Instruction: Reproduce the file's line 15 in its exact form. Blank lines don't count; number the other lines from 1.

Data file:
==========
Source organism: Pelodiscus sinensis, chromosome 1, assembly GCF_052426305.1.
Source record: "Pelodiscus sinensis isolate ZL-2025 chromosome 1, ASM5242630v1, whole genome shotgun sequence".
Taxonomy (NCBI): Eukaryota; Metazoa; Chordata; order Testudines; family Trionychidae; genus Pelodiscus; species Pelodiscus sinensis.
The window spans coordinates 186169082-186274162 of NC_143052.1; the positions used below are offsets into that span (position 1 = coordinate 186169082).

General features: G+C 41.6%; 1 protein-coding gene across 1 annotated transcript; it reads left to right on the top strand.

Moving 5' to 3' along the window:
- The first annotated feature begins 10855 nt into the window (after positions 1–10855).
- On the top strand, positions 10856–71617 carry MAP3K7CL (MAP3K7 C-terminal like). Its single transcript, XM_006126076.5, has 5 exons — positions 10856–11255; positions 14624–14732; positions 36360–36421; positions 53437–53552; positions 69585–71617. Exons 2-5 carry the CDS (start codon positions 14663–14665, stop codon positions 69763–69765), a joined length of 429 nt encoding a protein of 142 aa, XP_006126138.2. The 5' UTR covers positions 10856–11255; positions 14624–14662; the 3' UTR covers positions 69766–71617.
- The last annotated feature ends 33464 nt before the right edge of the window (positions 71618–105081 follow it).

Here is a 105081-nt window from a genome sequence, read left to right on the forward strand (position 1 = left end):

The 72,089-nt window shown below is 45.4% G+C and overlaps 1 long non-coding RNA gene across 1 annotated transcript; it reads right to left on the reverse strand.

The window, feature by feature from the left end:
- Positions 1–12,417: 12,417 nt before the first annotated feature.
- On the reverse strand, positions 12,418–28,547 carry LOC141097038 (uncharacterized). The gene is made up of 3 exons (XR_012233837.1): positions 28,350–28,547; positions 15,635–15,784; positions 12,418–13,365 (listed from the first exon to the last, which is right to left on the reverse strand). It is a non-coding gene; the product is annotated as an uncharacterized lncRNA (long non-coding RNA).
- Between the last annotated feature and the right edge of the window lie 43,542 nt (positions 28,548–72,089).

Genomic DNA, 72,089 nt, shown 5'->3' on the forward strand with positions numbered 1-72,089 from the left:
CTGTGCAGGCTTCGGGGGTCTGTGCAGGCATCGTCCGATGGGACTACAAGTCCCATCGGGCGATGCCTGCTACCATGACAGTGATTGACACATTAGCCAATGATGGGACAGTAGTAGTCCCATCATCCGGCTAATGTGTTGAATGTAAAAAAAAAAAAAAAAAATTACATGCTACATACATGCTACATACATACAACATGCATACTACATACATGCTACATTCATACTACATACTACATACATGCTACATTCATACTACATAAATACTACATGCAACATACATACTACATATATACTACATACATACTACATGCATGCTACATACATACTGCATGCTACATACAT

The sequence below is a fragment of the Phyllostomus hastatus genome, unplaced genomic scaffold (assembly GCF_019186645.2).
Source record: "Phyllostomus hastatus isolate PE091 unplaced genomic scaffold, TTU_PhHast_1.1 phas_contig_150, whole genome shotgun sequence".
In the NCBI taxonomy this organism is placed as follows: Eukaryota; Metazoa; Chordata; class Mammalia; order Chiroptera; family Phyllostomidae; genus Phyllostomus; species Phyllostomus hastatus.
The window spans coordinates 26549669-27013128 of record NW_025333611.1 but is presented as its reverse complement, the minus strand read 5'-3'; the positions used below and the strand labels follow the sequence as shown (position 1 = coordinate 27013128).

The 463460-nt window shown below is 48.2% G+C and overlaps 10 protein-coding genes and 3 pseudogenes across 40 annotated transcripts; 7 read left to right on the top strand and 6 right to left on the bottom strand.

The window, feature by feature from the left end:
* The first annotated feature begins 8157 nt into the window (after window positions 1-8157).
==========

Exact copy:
- Between the last annotated feature and the right edge of the window lie 43,542 nt (positions 28,548–72,089).